I'm not paranoid. I don't think there are hordes of thieves just waiting for me to slip up and reveal something so that they can pounce. I'm not particularly worried about my odds of dying in a terrorist attack, either. But just as there are people who actually do die in terrorist attacks, there are people online who end up victims because of revealing too much, and it only makes sense to protect yourself as much as is possible. The same way that if I see someone set down a backpack in a crowd and run away, even if I'm reasonably confident that it's just a kid leaving it next to Mom because he's tired of lugging it, I'm not going to stand there next to it. It's a unnecessary risk that is easy to avoid.
For example, just in this forum alone, let's say in the "introductions" thread, that you put your specific home town of Klamath Falls out there, instead of obscuring it by saying "near the Oregon/Cali border". You also used your first name in a post or signature, or someone here who's met you at a rally innocently used your name, or it's part of your username. In another post about how tent camping sucks at 52, you gave them your age. If the forum has a "Cowcharge's birthday is today" notification function like some do, they learned your birthdate. Now they have your first name, gender, home town, age and birthdate, along with possibly your license plate number if you don't blur it out of your tow vehicle pics. It is not hard to do a white pages search using that data to narrow down who you really are, especially if you don't live in a huge city. How many 52-year old Gladyses born on March 1st can there be living in Klamath Falls? Then they read your thread about how you're leaving to drive to Colorado for two weeks to pick up another trailer, updated daily with your current location, and all of a sudden they know exactly where an empty home is, ripe for the picking, and they know exactly how much time they have before you get back. Or you posted a pic of the campground you're staying at, and they now know where an older, well-off woman travelling alone can be found, and what vehicle she has. I know, it sounds farfetched. But it happens. And this forum, like virtually every forum out there, can be read by anyone on Earth, without being a member. I haven't tested it, but I suspect you don't even have to be a signed-in member to view pics any more, now that they are not stored here.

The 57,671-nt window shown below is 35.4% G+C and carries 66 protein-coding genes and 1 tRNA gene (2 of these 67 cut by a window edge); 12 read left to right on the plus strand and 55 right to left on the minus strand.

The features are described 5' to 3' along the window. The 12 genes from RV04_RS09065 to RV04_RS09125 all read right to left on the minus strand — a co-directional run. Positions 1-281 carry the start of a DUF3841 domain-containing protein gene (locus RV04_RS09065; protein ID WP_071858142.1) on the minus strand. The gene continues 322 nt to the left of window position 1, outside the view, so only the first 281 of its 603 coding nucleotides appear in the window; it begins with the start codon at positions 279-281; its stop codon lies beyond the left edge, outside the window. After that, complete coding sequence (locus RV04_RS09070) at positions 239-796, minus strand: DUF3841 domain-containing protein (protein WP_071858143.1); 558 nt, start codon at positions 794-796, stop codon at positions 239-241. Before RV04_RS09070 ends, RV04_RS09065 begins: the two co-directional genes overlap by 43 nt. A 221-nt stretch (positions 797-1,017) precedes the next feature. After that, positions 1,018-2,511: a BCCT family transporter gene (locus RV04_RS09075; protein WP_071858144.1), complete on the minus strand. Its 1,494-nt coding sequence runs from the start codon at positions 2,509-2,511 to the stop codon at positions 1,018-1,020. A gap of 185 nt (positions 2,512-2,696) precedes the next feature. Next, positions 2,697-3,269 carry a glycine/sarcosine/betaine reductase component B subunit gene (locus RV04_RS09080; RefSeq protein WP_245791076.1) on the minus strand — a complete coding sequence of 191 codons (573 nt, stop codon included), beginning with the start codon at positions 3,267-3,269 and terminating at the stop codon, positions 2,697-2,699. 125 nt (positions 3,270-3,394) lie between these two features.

People are way too casual about internet security, IMO. Public Facebook profiles that ANYONE ON EARTH can read, listing your hometown and where you work or go to school, with pictures of your house, your kids wearing school-identifying hoodies or holding up their diplomas, pics of car and camper license plates, and you just posted a bunch of pics that show you're all in Mexico on vacation (and your house is unguarded). It's just too damned easy these days to take bits of seemingly-insignificant-or-unrelated information posted online and combine them to discover your name, address, phone number, workplace etc.